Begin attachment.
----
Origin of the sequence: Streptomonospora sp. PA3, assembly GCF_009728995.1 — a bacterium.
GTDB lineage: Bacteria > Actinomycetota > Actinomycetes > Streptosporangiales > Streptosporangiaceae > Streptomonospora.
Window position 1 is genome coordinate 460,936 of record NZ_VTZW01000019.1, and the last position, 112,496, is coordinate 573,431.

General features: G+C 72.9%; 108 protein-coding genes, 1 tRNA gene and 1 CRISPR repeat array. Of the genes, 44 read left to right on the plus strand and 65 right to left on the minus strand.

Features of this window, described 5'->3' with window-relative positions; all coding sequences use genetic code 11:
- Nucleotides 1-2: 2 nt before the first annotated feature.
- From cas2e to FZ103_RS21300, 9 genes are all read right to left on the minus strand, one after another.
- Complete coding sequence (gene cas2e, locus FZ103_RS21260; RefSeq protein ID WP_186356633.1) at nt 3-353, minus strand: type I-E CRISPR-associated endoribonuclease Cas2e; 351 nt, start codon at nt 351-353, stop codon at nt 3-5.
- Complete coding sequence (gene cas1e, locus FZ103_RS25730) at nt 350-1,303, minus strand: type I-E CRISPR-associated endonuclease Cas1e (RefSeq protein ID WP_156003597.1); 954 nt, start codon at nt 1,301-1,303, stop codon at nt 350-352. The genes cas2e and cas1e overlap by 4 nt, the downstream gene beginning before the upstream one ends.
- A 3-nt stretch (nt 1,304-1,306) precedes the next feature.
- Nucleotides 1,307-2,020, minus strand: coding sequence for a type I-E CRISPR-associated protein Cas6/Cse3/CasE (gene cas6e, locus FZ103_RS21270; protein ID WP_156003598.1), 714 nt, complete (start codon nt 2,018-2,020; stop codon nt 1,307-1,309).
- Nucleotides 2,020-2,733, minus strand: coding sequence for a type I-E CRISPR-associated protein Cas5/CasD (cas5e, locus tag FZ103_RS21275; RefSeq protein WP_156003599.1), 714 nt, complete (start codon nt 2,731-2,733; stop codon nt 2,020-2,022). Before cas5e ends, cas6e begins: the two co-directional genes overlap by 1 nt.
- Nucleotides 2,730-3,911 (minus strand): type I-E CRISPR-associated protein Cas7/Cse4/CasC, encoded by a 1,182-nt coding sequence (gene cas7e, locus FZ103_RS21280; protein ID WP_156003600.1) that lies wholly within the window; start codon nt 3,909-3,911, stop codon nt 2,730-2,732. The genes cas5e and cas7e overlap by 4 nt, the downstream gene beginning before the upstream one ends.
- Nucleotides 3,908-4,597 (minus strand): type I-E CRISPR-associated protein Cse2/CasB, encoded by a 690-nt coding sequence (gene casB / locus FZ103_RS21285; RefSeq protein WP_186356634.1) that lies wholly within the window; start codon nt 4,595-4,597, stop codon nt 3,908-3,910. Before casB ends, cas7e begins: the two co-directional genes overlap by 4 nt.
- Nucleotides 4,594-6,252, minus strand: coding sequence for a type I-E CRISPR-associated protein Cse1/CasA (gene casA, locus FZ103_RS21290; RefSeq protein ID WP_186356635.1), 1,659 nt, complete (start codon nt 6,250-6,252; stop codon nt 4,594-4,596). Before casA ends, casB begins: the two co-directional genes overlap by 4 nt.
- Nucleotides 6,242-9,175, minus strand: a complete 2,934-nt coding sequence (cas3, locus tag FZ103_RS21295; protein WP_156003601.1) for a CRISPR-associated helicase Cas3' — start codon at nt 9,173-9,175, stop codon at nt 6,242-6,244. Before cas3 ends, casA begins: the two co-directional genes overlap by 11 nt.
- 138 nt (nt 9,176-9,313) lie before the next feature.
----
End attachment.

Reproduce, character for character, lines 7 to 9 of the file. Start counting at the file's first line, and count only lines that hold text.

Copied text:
- From cas2e to FZ103_RS21300, 9 genes are all read right to left on the minus strand, one after another.
- Complete coding sequence (gene cas2e, locus FZ103_RS21260; RefSeq protein ID WP_186356633.1) at nt 3-353, minus strand: type I-E CRISPR-associated endoribonuclease Cas2e; 351 nt, start codon at nt 351-353, stop codon at nt 3-5.
- Complete coding sequence (gene cas1e, locus FZ103_RS25730) at nt 350-1,303, minus strand: type I-E CRISPR-associated endonuclease Cas1e (RefSeq protein ID WP_156003597.1); 954 nt, start codon at nt 1,301-1,303, stop codon at nt 350-352. The genes cas2e and cas1e overlap by 4 nt, the downstream gene beginning before the upstream one ends.